Using all you

It all started out simply enough, or so you thought. Your company needed an Internet presence, so you slapped up a Web site. But after a while it just seemed to sit there, so you gradually added some graphics, maybe a few way-cool animations, some streaming video perhaps, or some thumbnails that optimized to higher resolution photos when clicked upon.

Congratulations: you have now entered the frightening realm of the “accidental publisher.”

And that new role is complicated by the range of data types you now employ.

In fact, the majority of corporate Web sites started out as unknown quantities, with functionality being added a little at a time – until one day, companies find they are suffering from the “boiling frog” dilemma, said Harley Manning, research director with Forrester Research in Cambridge, Mass.

“In theory if you put a frog in a pot of boiling water, it will immediately leap out. If you however put it in a pot of water that’s kind of cool and turn up a very gradual heat, it will go up slowly enough that the frog will boil without ever realizing that it’s in trouble.”

Firms can find themselves in this situation, and they have to recognize they are now publishers, with a different set of problems than the ones that they had to deal with in the past, he said. “If it quacks like a duck it’s a duck. And if you have a Web site with thousands of pages, you’re a publisher.”

Rich media, or content that’s not just static text but contains data such as animations, streaming video, audio files and e-commerce transaction capability, is a very hot property right now, especially in the area of banner advertising on the Web, said Scott Kliger, CTO of MatchLogic Inc. in Waltham, Mass.

“Advertisers are looking for solutions that can give them better results than they can get with animated GIF ads. And rich media ads provide that.”

Interactive ads like the ones his company provides allow users to do everything from playing a game to filling out a form, and they don’t take surfers away from the original site. The banner ad windows start small but can be expanded dynamically, like a window shade, he said.

Lee Barstow, vice-president of business development with WWF New Media in Stamford, Conn., is in the process of testing this type of banner advertising to help drive traffic to his site as well as increase merchandising capabilities.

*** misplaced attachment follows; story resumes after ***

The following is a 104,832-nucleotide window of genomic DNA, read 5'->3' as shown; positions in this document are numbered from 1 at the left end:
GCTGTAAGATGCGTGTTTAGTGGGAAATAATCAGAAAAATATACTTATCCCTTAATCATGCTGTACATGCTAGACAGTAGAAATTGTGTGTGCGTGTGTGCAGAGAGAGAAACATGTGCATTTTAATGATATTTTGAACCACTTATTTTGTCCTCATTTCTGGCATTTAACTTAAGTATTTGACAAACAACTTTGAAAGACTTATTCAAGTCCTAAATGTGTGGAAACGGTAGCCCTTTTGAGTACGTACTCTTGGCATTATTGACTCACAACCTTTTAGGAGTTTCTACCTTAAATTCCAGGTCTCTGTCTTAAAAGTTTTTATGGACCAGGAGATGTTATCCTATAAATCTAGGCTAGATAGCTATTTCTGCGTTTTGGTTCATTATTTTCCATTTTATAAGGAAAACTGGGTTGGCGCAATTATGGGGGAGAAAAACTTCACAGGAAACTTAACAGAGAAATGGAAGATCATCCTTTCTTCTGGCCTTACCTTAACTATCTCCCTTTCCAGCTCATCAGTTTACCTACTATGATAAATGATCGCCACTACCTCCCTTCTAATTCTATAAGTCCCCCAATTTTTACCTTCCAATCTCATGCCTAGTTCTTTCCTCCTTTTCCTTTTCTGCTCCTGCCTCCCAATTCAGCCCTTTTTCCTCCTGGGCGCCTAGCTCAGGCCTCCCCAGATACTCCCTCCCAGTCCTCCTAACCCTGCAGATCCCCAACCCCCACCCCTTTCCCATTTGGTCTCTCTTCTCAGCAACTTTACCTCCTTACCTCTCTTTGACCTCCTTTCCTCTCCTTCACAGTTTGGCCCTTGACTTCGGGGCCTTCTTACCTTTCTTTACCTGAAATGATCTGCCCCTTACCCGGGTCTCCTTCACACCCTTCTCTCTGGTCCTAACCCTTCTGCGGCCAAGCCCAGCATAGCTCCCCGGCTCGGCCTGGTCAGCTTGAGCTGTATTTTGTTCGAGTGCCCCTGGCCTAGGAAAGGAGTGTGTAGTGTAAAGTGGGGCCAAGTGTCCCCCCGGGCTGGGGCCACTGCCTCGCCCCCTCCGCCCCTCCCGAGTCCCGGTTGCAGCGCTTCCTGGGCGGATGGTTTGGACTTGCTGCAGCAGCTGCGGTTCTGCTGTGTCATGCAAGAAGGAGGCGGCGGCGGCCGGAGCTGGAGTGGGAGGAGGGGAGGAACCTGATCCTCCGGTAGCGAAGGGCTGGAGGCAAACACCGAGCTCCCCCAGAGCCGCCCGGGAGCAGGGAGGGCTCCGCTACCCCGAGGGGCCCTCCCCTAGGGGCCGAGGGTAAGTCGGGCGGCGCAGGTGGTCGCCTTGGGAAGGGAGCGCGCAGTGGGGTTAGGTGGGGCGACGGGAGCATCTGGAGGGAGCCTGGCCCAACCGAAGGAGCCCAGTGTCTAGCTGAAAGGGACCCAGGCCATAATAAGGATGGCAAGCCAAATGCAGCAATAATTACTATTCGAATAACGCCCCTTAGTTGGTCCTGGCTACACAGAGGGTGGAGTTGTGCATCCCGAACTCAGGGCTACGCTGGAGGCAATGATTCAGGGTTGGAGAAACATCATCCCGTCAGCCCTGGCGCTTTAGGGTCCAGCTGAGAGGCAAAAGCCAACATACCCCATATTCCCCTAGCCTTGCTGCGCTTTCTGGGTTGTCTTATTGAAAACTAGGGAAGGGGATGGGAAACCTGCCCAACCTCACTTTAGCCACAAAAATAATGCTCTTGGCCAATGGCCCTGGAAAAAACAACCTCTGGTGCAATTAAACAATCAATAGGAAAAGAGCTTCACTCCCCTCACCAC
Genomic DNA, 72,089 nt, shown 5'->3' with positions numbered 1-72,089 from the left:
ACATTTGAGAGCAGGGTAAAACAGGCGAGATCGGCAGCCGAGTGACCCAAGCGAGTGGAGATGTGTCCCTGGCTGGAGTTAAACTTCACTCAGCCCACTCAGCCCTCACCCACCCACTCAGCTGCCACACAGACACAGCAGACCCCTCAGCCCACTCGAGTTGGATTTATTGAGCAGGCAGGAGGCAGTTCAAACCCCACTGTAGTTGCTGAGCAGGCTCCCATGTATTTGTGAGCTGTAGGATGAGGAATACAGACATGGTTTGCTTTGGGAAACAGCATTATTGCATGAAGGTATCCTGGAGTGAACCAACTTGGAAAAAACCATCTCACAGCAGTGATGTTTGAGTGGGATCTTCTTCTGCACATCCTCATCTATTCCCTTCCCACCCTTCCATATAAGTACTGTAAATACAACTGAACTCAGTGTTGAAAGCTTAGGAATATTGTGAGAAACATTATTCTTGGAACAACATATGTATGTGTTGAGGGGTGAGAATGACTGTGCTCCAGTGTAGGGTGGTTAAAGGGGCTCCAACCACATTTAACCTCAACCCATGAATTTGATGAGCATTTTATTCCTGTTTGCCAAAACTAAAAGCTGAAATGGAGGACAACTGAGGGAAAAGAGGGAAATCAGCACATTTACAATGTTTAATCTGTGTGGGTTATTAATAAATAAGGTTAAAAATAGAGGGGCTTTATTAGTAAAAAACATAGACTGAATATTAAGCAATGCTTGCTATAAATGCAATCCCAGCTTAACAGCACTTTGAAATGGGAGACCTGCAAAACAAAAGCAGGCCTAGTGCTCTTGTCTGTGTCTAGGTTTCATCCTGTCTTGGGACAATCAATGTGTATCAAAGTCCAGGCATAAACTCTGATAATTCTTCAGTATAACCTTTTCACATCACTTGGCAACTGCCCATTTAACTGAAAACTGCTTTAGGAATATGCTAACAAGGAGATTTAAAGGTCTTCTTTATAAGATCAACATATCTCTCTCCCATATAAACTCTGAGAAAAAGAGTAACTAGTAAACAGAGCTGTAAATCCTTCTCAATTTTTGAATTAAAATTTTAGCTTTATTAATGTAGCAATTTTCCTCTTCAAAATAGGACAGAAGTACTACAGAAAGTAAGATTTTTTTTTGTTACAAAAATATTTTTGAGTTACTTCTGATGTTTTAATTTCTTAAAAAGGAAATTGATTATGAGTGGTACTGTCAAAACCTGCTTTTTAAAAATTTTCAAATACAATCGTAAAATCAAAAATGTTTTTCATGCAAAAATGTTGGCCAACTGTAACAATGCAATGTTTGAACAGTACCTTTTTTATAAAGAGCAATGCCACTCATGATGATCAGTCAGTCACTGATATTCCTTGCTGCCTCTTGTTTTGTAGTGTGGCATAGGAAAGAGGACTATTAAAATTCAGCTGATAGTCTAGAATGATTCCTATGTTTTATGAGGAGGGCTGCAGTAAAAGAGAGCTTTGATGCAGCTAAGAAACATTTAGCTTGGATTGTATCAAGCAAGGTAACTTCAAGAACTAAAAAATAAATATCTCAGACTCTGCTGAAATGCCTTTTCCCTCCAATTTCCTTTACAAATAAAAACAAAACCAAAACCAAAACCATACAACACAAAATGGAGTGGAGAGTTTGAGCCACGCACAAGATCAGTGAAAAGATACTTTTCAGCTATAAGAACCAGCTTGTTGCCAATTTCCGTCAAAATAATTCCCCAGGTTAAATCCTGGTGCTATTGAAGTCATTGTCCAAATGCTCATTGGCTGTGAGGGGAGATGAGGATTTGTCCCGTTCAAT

“We wanted to see, without pushing the bandwidth scenario too far, what kind of interactivity these kinds of banners would have,” he said.

“So the closer we can get to embedding video…without it taking too long to download, the more interesting we can make our advertising.”

However, with about 6,000 videos available for people to pull up on demand, Barstow said the company is also in the process of upgrading its content management system, because “to date we’ve kind of grown this monster, now we are really trying to get our hands around it.”

In fact, managing content, including being able to store and retrieve it effectively,

is something many companies are looking into. Laura Haas, research staff member and manager of multimedia information systems with IBM Corp.’s Almaden Research Center in San Jose, Calif., is working on a research project that uses a “wrapper” to stand between the actual data source and the database engine.

“The wrapper’s job is to represent the data as if it were relational data – to model it for the database engine. The main thrust is on the query processing, and being able to optimize queries as database engines do today, even though the data is not stored locally and we don’t really know any details about how that source works.”

The wrapper, written in C++,

looks just like application source and helps give the data a common view, she said.

“With the rich media, we get data that is either unstructured, or semi-structured, or the structure is there but you need very special techniques to pull it out. So we have special image-processing algorithms [and] special text search engines.”

Another technology, being offered by Newton, Mass.-based Dragon Systems Inc., applies speech recognition technology to “any sort of media content that has speech in it, at the time when you are doing any other encoding,” according to David Wald, the company’s senior technology advisor.

The technology, called AudioMining, does not provide an exact transcript, but can index the media. This proves useful in environments like call centres, he said, because no prior voice-training is required.

“You have a list of words that were found…and pointers to where in the recording they occur. So that then gives you the index of one file – one recording of some sort. The next step is putting this in a database.”